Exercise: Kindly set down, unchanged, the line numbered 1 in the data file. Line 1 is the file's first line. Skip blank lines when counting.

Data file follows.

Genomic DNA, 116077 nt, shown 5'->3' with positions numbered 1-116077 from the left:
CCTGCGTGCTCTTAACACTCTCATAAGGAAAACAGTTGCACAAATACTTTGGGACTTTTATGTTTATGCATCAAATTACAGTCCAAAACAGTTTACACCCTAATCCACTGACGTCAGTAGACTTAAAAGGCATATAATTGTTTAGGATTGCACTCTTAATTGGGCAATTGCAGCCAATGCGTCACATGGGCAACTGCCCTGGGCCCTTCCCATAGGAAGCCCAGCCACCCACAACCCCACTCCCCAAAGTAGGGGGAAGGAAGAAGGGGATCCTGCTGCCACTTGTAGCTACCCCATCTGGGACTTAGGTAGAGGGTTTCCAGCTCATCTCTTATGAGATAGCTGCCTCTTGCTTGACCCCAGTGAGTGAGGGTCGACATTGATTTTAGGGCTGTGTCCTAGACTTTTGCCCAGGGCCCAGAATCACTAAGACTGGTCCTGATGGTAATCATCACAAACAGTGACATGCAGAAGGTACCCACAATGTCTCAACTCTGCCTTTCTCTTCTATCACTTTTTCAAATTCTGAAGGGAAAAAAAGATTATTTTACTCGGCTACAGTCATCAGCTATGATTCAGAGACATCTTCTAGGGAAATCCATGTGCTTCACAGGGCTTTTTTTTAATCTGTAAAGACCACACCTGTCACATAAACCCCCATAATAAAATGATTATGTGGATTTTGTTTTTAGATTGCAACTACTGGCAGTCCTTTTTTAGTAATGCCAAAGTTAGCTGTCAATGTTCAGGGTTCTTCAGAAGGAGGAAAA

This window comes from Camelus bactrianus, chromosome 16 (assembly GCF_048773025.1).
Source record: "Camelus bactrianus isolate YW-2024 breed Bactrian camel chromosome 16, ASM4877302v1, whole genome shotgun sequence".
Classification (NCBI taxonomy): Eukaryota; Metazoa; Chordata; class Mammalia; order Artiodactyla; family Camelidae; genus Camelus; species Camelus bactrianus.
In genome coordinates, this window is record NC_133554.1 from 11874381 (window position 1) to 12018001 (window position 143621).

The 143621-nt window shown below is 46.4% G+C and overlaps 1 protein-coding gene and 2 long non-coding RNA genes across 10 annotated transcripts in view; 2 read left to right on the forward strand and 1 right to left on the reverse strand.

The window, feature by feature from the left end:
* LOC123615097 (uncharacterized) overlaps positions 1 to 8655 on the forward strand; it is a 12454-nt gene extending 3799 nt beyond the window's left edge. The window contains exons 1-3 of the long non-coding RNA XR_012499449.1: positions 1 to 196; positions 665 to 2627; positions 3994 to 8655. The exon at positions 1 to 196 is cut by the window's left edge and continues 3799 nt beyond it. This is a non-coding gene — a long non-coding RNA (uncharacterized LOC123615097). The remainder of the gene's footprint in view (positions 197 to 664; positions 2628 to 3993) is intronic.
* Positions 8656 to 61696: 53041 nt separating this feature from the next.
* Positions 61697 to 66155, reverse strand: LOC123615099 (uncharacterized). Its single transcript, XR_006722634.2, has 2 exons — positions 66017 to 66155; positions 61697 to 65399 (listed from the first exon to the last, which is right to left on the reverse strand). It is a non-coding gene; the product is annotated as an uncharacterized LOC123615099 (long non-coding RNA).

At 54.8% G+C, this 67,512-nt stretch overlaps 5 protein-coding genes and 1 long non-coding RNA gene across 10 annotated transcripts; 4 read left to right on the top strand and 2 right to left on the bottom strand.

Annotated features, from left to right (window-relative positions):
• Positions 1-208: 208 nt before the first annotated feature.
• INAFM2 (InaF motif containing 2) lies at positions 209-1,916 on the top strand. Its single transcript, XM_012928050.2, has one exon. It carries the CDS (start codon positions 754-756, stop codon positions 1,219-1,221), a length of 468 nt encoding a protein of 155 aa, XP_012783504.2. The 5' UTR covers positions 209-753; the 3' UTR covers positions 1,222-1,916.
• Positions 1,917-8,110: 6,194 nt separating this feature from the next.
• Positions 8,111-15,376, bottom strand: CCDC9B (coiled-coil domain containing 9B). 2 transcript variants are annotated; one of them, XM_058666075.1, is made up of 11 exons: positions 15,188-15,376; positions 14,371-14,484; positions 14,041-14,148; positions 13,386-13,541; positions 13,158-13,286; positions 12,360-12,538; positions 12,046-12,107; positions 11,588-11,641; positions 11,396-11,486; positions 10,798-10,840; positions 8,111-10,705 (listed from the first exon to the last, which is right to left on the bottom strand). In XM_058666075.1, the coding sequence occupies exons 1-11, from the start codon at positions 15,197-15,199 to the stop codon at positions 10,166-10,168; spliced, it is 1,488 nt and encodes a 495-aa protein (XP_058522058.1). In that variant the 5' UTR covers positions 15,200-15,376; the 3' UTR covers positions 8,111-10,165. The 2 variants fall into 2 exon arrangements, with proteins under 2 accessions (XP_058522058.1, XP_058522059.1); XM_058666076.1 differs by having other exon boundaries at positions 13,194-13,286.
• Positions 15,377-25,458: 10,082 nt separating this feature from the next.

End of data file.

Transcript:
Genomic DNA, 116077 nt, shown 5'->3' with positions numbered 1-116077 from the left: